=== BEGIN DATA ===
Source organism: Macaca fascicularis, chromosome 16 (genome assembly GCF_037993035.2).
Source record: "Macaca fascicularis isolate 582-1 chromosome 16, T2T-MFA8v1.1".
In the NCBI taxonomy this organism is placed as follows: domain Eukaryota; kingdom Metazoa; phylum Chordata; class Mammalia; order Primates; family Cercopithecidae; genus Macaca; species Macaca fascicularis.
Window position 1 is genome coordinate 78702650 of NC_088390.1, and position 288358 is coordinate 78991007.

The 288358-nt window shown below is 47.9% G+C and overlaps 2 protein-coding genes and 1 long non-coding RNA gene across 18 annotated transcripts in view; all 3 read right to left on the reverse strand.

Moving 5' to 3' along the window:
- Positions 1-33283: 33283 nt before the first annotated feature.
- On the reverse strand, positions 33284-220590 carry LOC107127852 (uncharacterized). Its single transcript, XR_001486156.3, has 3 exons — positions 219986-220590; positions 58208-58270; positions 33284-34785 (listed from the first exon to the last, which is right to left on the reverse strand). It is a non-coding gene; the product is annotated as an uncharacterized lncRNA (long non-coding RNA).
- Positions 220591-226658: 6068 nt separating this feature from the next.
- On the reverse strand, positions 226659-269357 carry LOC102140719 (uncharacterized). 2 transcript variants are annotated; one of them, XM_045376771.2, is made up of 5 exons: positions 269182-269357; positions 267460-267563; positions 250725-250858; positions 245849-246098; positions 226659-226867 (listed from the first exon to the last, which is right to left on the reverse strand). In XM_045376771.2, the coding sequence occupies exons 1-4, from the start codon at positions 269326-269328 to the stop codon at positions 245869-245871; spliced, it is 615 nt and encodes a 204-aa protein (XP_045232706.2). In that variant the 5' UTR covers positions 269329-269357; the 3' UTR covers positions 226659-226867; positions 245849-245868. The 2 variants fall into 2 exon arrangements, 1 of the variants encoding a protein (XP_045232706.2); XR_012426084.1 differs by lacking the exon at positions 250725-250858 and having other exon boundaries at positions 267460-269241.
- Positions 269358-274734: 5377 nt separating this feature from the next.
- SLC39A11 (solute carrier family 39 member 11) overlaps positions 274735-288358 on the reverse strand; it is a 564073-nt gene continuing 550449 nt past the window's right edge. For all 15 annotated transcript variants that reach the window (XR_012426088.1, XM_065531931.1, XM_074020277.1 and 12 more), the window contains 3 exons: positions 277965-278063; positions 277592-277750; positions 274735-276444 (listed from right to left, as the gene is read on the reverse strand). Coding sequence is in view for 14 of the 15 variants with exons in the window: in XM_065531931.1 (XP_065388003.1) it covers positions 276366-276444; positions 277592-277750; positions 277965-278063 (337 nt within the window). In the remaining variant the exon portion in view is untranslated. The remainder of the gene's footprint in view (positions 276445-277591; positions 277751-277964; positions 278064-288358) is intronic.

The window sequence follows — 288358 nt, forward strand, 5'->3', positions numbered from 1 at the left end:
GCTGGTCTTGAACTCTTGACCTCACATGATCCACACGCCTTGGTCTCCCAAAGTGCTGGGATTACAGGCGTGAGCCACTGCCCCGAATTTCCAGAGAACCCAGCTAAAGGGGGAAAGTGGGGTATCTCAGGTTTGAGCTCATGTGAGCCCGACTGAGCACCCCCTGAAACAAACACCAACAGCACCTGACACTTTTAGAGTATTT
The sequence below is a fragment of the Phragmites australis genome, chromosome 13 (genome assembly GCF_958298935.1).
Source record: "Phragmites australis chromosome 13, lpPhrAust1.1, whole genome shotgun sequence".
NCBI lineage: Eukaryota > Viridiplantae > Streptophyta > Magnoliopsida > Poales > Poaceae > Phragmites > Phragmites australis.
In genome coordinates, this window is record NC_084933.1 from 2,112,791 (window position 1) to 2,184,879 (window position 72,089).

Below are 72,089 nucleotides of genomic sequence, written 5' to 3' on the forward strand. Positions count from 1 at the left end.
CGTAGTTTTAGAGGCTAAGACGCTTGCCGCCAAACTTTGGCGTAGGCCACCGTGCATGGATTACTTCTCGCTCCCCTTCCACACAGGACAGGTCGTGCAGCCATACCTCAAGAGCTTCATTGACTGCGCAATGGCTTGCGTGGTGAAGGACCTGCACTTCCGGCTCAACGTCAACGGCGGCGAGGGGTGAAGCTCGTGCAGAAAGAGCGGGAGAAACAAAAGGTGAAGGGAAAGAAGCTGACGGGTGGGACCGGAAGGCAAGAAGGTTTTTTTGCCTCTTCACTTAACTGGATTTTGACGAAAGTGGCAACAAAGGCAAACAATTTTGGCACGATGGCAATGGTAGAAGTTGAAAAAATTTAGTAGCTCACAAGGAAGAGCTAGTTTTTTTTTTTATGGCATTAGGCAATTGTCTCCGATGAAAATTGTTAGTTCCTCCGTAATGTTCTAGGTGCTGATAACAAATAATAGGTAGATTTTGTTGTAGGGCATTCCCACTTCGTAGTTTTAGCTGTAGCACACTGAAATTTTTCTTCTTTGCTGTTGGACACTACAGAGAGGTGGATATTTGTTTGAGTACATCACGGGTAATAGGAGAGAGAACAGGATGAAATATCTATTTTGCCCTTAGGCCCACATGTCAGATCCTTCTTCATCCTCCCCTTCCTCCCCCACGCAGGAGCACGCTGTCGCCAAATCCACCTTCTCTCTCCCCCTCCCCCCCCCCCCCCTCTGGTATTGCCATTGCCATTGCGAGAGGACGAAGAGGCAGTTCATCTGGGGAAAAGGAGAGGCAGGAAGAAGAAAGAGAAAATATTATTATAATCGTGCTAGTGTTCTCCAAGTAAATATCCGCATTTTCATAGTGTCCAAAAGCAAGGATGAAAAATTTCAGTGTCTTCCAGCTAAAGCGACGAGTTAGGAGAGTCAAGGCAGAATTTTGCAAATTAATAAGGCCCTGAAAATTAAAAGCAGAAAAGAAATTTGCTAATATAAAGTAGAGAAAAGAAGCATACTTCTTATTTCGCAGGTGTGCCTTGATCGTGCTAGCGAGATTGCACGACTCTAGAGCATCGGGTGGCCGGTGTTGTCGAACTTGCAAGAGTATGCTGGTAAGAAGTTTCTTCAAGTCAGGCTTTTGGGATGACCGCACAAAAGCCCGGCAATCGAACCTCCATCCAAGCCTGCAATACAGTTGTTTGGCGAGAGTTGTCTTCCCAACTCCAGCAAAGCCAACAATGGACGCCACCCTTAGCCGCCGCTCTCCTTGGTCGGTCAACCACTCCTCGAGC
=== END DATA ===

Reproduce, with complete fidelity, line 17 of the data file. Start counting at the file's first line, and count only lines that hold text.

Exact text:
NCBI lineage: Eukaryota > Viridiplantae > Streptophyta > Magnoliopsida > Poales > Poaceae > Phragmites > Phragmites australis.